Along those same lines, Andre Iguodala’s wide swath of defensive responsibilities deserves some attention here as well. A defensive specialist and “glue guy,” Iguodala has a reputation for being able to do a whole lot on the defensive side of the ball and this graphic just shows what many of us already recognized: he really can cover anyone.
Try and remember this next time you are tempted to bemoan the lack of three-point shooting from our bench — the guys who aren’t shooting are on the court for a good reason.
A look at some other interesting teams
Yeah, I know this is a Warriors blog, but I found some of the other teams’ graphics to be interesting enough to warrant out attention here as well.
Here are the Rockets defensive matchups by opponent height. We can get a sense of the range that Luc Mbah a Moute and Trevor Ariza have when it comes to shorter opponents, as well as Chris Paul with taller opponents. pic.twitter.com/yDSQAMtDUE— Positive Residual (@presidual) March 2, 2018
The Rockets entire team is built around putting flexible defensive wings (and lots of shooting) around James Harden. Looking at this graphic, it becomes abundantly clear why Houston can be a tough matchup for the Warriors. As stated in the original tweet, Trevor Ariza and Luc Mbah a Moute are incredibly versatile, working well against players both larger and smaller. Remember too that this is just a graphic of coverage by height though, NOT prowess. So looking at a player like Chris Paul covering taller players is probably as much of a function of his diminutive stature as it is any sort of favorable matchup. Same goes for Ryan Anderson, a tall wing player who will naturally tend to be paired off against shorter players.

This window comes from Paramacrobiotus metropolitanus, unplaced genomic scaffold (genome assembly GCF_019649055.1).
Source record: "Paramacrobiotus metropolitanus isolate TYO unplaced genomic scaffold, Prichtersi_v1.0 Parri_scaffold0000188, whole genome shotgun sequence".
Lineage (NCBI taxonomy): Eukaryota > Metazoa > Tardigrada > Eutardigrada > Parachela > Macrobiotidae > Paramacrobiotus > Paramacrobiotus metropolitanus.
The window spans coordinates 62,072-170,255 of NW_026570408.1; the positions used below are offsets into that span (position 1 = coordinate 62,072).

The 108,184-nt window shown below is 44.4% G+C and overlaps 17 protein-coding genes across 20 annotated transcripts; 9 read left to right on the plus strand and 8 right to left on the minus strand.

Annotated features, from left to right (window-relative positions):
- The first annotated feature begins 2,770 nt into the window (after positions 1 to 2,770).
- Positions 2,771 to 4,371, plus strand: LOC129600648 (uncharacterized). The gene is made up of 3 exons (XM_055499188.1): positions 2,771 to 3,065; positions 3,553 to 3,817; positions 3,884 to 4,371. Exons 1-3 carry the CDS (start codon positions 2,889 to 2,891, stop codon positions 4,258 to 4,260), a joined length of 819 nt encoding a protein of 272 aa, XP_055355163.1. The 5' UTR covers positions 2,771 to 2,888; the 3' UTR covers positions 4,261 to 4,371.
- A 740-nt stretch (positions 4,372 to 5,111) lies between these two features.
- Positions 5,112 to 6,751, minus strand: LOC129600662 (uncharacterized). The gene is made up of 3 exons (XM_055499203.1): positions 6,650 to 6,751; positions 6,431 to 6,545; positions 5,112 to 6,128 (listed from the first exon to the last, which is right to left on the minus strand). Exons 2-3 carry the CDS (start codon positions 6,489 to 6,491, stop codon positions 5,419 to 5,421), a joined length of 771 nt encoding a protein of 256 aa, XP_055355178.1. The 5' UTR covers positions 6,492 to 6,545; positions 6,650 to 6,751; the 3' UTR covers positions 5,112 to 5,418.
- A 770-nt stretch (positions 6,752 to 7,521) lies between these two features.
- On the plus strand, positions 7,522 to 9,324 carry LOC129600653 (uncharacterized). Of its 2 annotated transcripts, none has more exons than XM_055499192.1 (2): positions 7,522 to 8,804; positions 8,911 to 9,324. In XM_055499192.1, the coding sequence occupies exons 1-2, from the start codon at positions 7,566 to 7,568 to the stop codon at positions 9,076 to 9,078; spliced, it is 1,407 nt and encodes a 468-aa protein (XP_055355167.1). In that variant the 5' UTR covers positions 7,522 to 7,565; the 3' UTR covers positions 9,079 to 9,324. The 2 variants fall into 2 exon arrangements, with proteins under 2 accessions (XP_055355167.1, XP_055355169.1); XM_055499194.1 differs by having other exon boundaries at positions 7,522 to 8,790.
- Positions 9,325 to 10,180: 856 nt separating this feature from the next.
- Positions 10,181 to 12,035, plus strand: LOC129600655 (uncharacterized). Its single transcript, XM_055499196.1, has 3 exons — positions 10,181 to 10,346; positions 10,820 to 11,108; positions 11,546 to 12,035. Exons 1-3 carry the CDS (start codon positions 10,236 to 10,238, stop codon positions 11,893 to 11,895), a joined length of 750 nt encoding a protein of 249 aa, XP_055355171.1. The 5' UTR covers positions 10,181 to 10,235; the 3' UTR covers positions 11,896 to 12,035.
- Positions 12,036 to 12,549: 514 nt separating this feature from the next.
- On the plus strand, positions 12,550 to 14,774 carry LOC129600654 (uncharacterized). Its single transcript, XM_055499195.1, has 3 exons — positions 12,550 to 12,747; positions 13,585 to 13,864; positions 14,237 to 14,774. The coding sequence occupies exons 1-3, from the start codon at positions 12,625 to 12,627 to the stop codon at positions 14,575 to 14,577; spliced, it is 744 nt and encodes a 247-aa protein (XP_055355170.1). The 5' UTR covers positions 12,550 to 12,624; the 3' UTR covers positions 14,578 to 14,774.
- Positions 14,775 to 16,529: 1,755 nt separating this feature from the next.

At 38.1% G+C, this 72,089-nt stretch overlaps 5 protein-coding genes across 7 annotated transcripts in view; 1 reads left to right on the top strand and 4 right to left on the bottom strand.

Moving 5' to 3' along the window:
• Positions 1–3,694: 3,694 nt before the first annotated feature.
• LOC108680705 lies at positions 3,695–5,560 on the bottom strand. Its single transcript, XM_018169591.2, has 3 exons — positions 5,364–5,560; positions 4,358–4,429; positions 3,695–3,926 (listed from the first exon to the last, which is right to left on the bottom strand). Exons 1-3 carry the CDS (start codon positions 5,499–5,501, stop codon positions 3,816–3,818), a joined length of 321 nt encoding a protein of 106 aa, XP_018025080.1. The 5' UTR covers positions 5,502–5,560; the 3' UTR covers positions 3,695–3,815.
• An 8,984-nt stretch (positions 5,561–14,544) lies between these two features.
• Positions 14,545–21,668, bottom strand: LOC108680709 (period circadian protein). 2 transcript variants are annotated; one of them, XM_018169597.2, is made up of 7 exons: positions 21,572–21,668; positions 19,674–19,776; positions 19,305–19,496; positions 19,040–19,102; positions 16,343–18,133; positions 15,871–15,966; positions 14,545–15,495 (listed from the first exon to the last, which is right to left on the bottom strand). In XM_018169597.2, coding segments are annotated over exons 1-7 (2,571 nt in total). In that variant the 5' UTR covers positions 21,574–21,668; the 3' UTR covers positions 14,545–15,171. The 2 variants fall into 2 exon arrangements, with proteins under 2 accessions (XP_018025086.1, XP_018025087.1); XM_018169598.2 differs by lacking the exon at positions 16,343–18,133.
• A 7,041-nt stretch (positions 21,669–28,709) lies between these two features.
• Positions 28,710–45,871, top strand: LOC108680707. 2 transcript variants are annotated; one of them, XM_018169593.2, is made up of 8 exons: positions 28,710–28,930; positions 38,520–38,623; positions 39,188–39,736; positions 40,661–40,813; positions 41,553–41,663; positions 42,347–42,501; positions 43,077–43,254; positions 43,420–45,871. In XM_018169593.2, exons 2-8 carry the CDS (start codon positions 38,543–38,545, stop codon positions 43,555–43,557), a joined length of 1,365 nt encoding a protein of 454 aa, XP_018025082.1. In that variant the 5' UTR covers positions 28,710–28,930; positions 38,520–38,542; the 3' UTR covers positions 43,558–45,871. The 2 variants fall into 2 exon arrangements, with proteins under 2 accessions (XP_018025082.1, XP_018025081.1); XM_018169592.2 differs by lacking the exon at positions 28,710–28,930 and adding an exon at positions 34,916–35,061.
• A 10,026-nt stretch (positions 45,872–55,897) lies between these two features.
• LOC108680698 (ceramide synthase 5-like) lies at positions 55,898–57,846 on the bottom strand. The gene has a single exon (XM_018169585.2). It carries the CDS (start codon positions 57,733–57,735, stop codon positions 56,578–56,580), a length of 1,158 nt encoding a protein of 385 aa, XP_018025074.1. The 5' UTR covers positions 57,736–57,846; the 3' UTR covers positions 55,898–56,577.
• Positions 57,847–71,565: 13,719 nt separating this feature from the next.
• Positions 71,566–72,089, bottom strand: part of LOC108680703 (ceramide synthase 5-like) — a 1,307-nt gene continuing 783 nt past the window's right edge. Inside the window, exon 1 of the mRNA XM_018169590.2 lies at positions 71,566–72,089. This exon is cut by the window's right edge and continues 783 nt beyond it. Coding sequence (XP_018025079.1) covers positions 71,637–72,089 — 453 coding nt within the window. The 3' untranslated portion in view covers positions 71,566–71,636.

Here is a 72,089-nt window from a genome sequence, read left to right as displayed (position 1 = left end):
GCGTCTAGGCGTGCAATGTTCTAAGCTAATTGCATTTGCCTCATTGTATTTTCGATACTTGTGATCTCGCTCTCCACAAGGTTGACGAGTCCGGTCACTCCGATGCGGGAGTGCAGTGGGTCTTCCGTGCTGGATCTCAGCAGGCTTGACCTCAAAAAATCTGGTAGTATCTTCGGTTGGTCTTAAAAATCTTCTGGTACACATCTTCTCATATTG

For comparison, here are the Spurs defensive matchups by opponent height: pic.twitter.com/nHUxMKuDA3— Positive Residual (@presidual) March 2, 2018
Just a couple of quick thoughts on the Spurs - a team struggling to maintain playoff legitimacy without star Kawhi Leonard. For one, it looks to me like most of their matchups don’t reach too far into other heights. Leonard has a relatively short band of heights that he covers - but it isn’t clear if this is due to lack of versatility (like if he struggles against really tall, or small and fast players) or due to system design (due to coach Gregg Popvich’s desire to stick him on opponents best wing player).
Dejounte Murray is another interesting player. At 6-foot-5 and playing point guard, it looks like there’s a natural trend towards him covering smaller players. However, it seems like Popvich is comfortable using him in a variety of assignments, as you can see that his bars of coverage extend quite a ways, indicating that he is slotted/switched onto taller players fairly frequently.
Not the whole picture
I hope this was informative, but as discussed at the top, these pictures don’t capture everything. Hopefully creative analysts will continue to generate interesting new ways of capturing and visualizing defensive impact. Moving forward, it seems like the best move will be towards accepting the fact that there’s no one catch-all defensive metric. Rather than fighting the statistics to try and wrestle one from the data, perhaps more diverse analysis will be the best path towards clarity when discussing defensive impacts.